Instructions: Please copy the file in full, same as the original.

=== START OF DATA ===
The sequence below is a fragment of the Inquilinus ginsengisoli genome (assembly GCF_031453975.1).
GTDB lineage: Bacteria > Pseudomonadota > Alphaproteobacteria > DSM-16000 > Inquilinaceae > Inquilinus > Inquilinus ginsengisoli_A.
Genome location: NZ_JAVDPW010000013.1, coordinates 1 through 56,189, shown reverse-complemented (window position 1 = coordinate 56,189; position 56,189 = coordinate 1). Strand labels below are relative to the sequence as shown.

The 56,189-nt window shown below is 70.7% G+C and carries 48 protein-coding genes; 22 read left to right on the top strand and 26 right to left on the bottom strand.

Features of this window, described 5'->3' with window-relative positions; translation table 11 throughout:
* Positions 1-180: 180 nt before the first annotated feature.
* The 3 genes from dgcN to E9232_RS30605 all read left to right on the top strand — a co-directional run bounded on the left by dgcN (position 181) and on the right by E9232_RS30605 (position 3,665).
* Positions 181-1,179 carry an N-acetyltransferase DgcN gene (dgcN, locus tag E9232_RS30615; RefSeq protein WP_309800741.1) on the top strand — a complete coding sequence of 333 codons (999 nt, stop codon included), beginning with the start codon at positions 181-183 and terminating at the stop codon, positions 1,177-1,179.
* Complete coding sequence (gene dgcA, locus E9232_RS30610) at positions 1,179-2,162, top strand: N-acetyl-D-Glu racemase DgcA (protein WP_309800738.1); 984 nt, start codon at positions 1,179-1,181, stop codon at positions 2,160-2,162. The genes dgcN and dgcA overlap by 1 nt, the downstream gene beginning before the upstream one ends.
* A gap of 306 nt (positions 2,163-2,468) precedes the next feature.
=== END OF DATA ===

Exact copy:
The sequence below is a fragment of the Inquilinus ginsengisoli genome (assembly GCF_031453975.1).
GTDB lineage: Bacteria > Pseudomonadota > Alphaproteobacteria > DSM-16000 > Inquilinaceae > Inquilinus > Inquilinus ginsengisoli_A.
Genome location: NZ_JAVDPW010000013.1, coordinates 1 through 56,189, shown reverse-complemented (window position 1 = coordinate 56,189; position 56,189 = coordinate 1). Strand labels below are relative to the sequence as shown.

The 56,189-nt window shown below is 70.7% G+C and carries 48 protein-coding genes; 22 read left to right on the top strand and 26 right to left on the bottom strand.

Features of this window, described 5'->3' with window-relative positions; translation table 11 throughout:
* Positions 1-180: 180 nt before the first annotated feature.
* The 3 genes from dgcN to E9232_RS30605 all read left to right on the top strand — a co-directional run bounded on the left by dgcN (position 181) and on the right by E9232_RS30605 (position 3,665).
* Positions 181-1,179 carry an N-acetyltransferase DgcN gene (dgcN, locus tag E9232_RS30615; RefSeq protein WP_309800741.1) on the top strand — a complete coding sequence of 333 codons (999 nt, stop codon included), beginning with the start codon at positions 181-183 and terminating at the stop codon, positions 1,177-1,179.
* Complete coding sequence (gene dgcA, locus E9232_RS30610) at positions 1,179-2,162, top strand: N-acetyl-D-Glu racemase DgcA (protein WP_309800738.1); 984 nt, start codon at positions 1,179-1,181, stop codon at positions 2,160-2,162. The genes dgcN and dgcA overlap by 1 nt, the downstream gene beginning before the upstream one ends.
* A gap of 306 nt (positions 2,163-2,468) precedes the next feature.